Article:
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Nonuniform Circular Motion

  1. Dec 8, 2007 #1
    I've come back once more with a question.

    -A hawk is flying along a horizontal arc (the path it takes is similar to a semicircle), in which the radius is 12.0m and the tangential acceleration is 1.20 m/s^2.
    All that has to be found is the net acceleration.

    -I know that the centripetal acceleration is constant (otherwise it most likely wouldn't be a circle) and the tangential acceleration is constant. So the the centripetal acceleration and tangential acceleration must be components of the net acceleration. How would I solve for the centripetal acceleration?
    Last edited: Dec 8, 2007
  2. jcsd
  3. Dec 8, 2007 #2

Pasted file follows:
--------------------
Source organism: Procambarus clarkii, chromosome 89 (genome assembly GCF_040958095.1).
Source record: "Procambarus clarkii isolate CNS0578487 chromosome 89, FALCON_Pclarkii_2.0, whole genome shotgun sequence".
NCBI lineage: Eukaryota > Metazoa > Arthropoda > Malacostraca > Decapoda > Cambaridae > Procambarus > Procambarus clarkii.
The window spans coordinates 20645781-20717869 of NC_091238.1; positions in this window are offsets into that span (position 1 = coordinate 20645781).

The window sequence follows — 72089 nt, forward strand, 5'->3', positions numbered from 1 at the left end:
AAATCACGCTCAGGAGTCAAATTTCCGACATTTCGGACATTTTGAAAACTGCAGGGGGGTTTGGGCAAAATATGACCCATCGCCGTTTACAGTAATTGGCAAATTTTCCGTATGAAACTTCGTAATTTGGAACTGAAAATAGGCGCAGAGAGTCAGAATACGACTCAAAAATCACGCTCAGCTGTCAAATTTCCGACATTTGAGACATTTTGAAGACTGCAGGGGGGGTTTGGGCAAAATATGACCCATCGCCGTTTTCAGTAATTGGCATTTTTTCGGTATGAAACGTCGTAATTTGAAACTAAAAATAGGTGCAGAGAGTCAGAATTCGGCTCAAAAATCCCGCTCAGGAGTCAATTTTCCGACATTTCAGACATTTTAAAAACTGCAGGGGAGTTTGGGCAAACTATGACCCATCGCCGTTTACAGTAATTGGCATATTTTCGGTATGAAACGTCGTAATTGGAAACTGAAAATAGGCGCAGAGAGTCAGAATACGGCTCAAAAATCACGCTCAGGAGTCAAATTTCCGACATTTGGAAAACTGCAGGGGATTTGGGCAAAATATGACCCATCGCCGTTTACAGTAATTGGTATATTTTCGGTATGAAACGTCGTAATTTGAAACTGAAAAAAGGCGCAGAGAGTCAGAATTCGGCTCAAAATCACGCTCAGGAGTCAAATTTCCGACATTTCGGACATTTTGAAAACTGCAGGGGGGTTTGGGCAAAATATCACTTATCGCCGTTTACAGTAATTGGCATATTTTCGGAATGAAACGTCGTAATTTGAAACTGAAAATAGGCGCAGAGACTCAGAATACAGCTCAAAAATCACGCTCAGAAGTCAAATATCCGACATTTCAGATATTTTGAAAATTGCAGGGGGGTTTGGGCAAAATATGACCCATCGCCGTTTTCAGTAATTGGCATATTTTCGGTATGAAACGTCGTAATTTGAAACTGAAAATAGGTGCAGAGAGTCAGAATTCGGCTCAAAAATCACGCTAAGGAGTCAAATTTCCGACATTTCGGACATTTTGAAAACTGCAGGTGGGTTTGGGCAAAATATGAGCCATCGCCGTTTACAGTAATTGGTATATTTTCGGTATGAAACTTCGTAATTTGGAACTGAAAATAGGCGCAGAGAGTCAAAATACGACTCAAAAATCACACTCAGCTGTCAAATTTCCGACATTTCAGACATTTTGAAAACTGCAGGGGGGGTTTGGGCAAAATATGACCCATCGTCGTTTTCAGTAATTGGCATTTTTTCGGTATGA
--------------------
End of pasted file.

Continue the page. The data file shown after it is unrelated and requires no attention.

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    You are wrong. The centripetal accn is v^2/r, and if r is const but v is not, it's not const.

    Do you know the expression for tangential and normal accns? Use the formula:

    a = (dv/dt)T + (v^2/r)N, where T is the unit tangent vector and N is the unit normal vector.
  4. Dec 8, 2007 #3
    I see. So v^2/r applies even to nonuniform circular motion...
  5. Dec 8, 2007 #4

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    From the given value of dv/dt, find v. You may have to make some assumptions.
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